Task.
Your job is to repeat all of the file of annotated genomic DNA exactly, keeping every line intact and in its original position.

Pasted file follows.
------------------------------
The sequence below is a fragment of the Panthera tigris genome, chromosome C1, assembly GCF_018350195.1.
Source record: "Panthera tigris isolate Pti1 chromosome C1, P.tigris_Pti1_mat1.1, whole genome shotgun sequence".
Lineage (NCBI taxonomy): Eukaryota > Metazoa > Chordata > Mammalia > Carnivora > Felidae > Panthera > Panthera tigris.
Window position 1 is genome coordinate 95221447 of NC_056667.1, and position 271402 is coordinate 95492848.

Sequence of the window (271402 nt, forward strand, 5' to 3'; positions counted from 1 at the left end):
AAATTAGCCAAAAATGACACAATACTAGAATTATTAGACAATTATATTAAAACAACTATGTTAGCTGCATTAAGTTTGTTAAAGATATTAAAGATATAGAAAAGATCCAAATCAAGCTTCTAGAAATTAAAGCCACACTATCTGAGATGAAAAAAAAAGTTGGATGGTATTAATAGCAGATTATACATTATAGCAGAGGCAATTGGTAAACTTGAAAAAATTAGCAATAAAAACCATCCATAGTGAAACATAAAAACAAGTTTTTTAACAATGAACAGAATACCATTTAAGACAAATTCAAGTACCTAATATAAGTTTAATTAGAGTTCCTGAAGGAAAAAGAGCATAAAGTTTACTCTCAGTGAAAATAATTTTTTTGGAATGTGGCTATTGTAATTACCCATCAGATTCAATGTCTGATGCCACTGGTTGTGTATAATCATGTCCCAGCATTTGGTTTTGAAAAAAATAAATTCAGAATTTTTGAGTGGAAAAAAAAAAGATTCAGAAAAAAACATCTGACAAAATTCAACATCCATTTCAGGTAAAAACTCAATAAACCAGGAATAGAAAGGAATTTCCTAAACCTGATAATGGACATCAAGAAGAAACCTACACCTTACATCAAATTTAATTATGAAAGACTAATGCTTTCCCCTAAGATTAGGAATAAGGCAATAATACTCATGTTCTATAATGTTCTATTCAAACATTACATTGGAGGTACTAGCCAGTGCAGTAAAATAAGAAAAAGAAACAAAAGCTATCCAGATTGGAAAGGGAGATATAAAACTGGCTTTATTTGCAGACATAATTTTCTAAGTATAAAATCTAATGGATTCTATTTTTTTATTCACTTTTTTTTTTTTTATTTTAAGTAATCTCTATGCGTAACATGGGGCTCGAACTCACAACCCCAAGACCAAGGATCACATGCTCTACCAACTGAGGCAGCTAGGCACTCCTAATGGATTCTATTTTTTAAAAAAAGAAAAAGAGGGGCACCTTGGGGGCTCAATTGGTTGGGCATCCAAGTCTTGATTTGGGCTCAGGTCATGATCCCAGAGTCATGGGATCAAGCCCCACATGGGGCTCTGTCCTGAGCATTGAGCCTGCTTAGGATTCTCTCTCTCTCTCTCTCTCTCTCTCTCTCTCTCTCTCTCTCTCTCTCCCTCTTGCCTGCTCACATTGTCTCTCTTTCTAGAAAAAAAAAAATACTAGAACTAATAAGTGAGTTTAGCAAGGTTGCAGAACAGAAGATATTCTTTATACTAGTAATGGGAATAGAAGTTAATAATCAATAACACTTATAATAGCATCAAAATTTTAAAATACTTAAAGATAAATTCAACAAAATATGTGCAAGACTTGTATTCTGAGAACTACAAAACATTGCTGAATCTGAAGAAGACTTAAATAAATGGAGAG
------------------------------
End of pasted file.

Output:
The sequence below is a fragment of the Panthera tigris genome, chromosome C1, assembly GCF_018350195.1.
Source record: "Panthera tigris isolate Pti1 chromosome C1, P.tigris_Pti1_mat1.1, whole genome shotgun sequence".
Lineage (NCBI taxonomy): Eukaryota > Metazoa > Chordata > Mammalia > Carnivora > Felidae > Panthera > Panthera tigris.
Window position 1 is genome coordinate 95221447 of NC_056667.1, and position 271402 is coordinate 95492848.

Sequence of the window (271402 nt, forward strand, 5' to 3'; positions counted from 1 at the left end):
AAATTAGCCAAAAATGACACAATACTAGAATTATTAGACAATTATATTAAAACAACTATGTTAGCTGCATTAAGTTTGTTAAAGATATTAAAGATATAGAAAAGATCCAAATCAAGCTTCTAGAAATTAAAGCCACACTATCTGAGATGAAAAAAAAAGTTGGATGGTATTAATAGCAGATTATACATTATAGCAGAGGCAATTGGTAAACTTGAAAAAATTAGCAATAAAAACCATCCATAGTGAAACATAAAAACAAGTTTTTTAACAATGAACAGAATACCATTTAAGACAAATTCAAGTACCTAATATAAGTTTAATTAGAGTTCCTGAAGGAAAAAGAGCATAAAGTTTACTCTCAGTGAAAATAATTTTTTTGGAATGTGGCTATTGTAATTACCCATCAGATTCAATGTCTGATGCCACTGGTTGTGTATAATCATGTCCCAGCATTTGGTTTTGAAAAAAATAAATTCAGAATTTTTGAGTGGAAAAAAAAAAGATTCAGAAAAAAACATCTGACAAAATTCAACATCCATTTCAGGTAAAAACTCAATAAACCAGGAATAGAAAGGAATTTCCTAAACCTGATAATGGACATCAAGAAGAAACCTACACCTTACATCAAATTTAATTATGAAAGACTAATGCTTTCCCCTAAGATTAGGAATAAGGCAATAATACTCATGTTCTATAATGTTCTATTCAAACATTACATTGGAGGTACTAGCCAGTGCAGTAAAATAAGAAAAAGAAACAAAAGCTATCCAGATTGGAAAGGGAGATATAAAACTGGCTTTATTTGCAGACATAATTTTCTAAGTATAAAATCTAATGGATTCTATTTTTTTATTCACTTTTTTTTTTTTTATTTTAAGTAATCTCTATGCGTAACATGGGGCTCGAACTCACAACCCCAAGACCAAGGATCACATGCTCTACCAACTGAGGCAGCTAGGCACTCCTAATGGATTCTATTTTTTAAAAAAAGAAAAAGAGGGGCACCTTGGGGGCTCAATTGGTTGGGCATCCAAGTCTTGATTTGGGCTCAGGTCATGATCCCAGAGTCATGGGATCAAGCCCCACATGGGGCTCTGTCCTGAGCATTGAGCCTGCTTAGGATTCTCTCTCTCTCTCTCTCTCTCTCTCTCTCTCTCTCTCTCTCTCTCTCCCTCTTGCCTGCTCACATTGTCTCTCTTTCTAGAAAAAAAAAAATACTAGAACTAATAAGTGAGTTTAGCAAGGTTGCAGAACAGAAGATATTCTTTATACTAGTAATGGGAATAGAAGTTAATAATCAATAACACTTATAATAGCATCAAAATTTTAAAATACTTAAAGATAAATTCAACAAAATATGTGCAAGACTTGTATTCTGAGAACTACAAAACATTGCTGAATCTGAAGAAGACTTAAATAAATGGAGAG